Lake Sturgeon Update

On Tuesday, April 23, the Fish and Wildlife Service (FWS) published a notice of their findings for Lake Sturgeon populations.  

The FWS conducted this finding to determine whether or not the lake sturgeon should be listed under the Endangered Species Act (ESA).  

The FWS is required under the ESA to review any petitions that contain substantial scientific or commercial information and must make a finding within 12 months to determine whether or not the petition is warranted.  

MUCC had deep concerns about a potential blanket listing, and as of 2020, the Michigan Department of Natural Resources had said that Michigan’s populations did not warrant a listing. MUCC had begun working with national partners on how to address a blanket listing of lake sturgeon.  

When determining whether the lake sturgeon should be identified as a threatened or endangered species, the FWS considered multiple stressors including dams, barriers, and climate change. It was concluded that stressors like dams and barriers fragment breeding and spawning habitats and therefore pose the largest threat to the lake sturgeon. Warming waters were also identified as a threat to the species.  

The study affirmed that captive-reared fish stocking has been the primary means of conservation and that these efforts have been successful in increasing the resiliency of the species. 

Historically, commercial harvest has decimated lake sturgeon populations. The FWS has stated that while populations are much lower than they have been historically, the species still holds a moderate to high level of representation.  

After careful consideration of major stressors, representation, and genetic variation, the FWS concluded that the lake sturgeon holds adequate representation, resiliency, and ability to adapt to environmental changes.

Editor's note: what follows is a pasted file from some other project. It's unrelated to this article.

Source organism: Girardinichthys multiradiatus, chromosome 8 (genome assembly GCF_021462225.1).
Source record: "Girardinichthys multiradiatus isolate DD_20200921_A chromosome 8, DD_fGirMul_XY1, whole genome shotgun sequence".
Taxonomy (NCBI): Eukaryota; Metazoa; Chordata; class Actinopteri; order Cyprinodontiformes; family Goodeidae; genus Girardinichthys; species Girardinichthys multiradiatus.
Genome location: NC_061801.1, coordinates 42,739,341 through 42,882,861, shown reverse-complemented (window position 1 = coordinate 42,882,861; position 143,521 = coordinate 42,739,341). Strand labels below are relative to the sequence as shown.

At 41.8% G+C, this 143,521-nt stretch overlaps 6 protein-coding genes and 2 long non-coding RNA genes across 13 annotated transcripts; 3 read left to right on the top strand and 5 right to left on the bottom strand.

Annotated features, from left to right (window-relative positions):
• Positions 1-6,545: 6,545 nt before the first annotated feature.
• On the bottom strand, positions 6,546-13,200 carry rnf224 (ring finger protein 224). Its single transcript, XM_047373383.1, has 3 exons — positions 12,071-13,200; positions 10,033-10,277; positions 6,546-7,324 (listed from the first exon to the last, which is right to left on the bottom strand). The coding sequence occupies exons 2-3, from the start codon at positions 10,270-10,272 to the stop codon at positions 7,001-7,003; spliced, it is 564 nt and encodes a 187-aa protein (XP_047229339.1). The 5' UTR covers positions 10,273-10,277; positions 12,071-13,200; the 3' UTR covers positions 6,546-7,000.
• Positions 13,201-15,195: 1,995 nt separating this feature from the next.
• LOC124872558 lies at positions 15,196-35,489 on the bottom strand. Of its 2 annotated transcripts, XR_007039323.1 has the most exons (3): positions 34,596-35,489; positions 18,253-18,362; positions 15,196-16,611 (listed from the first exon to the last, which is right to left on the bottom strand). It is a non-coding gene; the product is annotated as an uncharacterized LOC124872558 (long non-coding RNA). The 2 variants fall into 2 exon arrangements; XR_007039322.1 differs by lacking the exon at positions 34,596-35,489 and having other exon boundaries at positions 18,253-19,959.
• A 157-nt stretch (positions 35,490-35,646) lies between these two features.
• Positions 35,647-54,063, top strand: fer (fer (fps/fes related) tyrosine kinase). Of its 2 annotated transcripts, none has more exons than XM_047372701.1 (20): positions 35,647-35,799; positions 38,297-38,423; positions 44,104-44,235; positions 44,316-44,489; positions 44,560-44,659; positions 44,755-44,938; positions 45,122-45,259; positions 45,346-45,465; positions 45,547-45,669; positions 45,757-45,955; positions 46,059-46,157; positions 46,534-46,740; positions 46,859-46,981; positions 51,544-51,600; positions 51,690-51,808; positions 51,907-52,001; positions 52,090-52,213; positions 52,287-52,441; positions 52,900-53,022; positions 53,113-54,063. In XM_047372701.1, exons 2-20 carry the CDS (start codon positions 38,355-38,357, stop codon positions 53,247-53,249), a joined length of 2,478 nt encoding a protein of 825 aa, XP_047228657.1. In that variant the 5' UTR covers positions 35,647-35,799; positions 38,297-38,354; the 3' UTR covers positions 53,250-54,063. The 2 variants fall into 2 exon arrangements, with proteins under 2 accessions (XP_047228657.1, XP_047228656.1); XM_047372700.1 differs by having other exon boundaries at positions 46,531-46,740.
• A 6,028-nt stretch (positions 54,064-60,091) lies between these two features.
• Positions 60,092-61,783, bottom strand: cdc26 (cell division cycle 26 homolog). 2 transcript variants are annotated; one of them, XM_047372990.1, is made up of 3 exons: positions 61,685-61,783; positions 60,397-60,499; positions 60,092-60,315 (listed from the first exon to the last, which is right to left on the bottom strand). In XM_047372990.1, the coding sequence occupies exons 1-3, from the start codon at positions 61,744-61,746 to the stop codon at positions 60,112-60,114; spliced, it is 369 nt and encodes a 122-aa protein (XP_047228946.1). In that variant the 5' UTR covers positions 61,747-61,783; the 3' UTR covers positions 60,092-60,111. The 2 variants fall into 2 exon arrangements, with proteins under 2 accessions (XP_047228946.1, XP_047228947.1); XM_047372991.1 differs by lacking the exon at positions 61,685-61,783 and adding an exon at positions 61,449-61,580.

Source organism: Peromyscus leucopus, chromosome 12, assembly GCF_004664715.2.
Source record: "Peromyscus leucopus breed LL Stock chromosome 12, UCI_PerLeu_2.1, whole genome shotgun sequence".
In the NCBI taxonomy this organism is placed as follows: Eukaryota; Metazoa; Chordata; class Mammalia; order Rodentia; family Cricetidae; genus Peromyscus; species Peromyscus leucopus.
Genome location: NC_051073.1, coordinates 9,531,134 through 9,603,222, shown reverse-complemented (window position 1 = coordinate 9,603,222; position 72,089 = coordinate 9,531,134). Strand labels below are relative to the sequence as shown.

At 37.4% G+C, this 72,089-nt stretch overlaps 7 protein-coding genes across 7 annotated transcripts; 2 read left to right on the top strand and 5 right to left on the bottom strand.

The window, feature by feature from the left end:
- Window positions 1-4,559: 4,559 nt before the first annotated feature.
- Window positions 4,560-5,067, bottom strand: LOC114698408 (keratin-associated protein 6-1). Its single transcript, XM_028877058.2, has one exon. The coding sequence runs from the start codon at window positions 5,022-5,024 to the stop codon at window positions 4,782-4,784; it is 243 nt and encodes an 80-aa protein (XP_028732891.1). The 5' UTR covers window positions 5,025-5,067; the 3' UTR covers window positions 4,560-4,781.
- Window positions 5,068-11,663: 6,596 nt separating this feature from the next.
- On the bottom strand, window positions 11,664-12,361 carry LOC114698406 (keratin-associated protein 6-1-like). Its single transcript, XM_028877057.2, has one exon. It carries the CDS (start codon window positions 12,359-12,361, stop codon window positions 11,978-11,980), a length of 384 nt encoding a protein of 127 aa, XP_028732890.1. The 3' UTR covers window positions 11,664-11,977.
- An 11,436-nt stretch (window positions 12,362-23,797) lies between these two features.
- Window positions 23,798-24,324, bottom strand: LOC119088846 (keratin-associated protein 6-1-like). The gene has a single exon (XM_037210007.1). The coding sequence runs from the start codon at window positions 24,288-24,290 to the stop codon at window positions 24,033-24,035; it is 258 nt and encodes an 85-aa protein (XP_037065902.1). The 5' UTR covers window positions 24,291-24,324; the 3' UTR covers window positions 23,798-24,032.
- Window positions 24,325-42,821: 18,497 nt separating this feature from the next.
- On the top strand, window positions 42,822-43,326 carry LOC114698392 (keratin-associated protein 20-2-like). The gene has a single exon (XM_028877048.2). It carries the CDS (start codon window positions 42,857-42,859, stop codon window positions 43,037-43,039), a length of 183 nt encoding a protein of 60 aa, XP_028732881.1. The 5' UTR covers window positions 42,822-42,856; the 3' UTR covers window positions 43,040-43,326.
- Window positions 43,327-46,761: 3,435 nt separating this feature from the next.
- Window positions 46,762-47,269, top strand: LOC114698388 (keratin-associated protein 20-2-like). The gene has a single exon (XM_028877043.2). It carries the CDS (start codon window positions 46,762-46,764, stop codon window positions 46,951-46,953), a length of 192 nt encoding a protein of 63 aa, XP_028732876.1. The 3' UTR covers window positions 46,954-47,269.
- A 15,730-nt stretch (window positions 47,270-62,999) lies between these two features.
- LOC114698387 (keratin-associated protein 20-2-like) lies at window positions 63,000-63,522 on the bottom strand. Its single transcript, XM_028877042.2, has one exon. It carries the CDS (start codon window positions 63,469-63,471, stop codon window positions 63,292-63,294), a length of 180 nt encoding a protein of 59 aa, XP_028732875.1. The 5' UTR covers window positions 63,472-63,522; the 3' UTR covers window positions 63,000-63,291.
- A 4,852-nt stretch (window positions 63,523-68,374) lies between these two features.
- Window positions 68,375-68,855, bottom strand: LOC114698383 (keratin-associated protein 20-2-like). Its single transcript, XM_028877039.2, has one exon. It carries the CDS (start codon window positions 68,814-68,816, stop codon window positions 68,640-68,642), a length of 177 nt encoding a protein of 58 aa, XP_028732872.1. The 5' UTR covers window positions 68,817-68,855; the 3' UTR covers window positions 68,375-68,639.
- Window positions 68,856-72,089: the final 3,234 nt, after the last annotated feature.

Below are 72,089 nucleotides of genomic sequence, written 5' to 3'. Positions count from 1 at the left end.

With this reasoning, the FWS has stated that the lake sturgeon is not in danger of extinction. 

After concluding the species’ present status, the FWS moved to determine the likelihood that the lake sturgeon will become endangered in the foreseeable future. This future analysis considered criteria similar to the present analysis but took a closer look at the impacts of fish stocking. 

The FWS reasoned that while dams have major negative impacts on the species, the number of dams is not expected to increase in the near future. Stocking efforts, however, are expected to continue until population management objectives are met.  

It is the understanding of the FWS that continual statewide and tribal conservation efforts will continue to push positively trending populations in the right direction. Though climate change is a looming threat, the FWS reasons that the species has adequate adaptability and resiliency to overcome environmental threats like warming waters. 

The FWS concluded that the lake sturgeon is not in danger of extinction or likely to become in danger of extinction within the foreseeable future throughout its range. 

More detailed information, including a lake sturgeon Species Status Assessment, can be found here under the docket number FWS-R3-ES-2024-0022. 

To ensure our natural resources remain protected and managed thoughtfully in perpetuity, join Michigan United Conservation Clubs today: 

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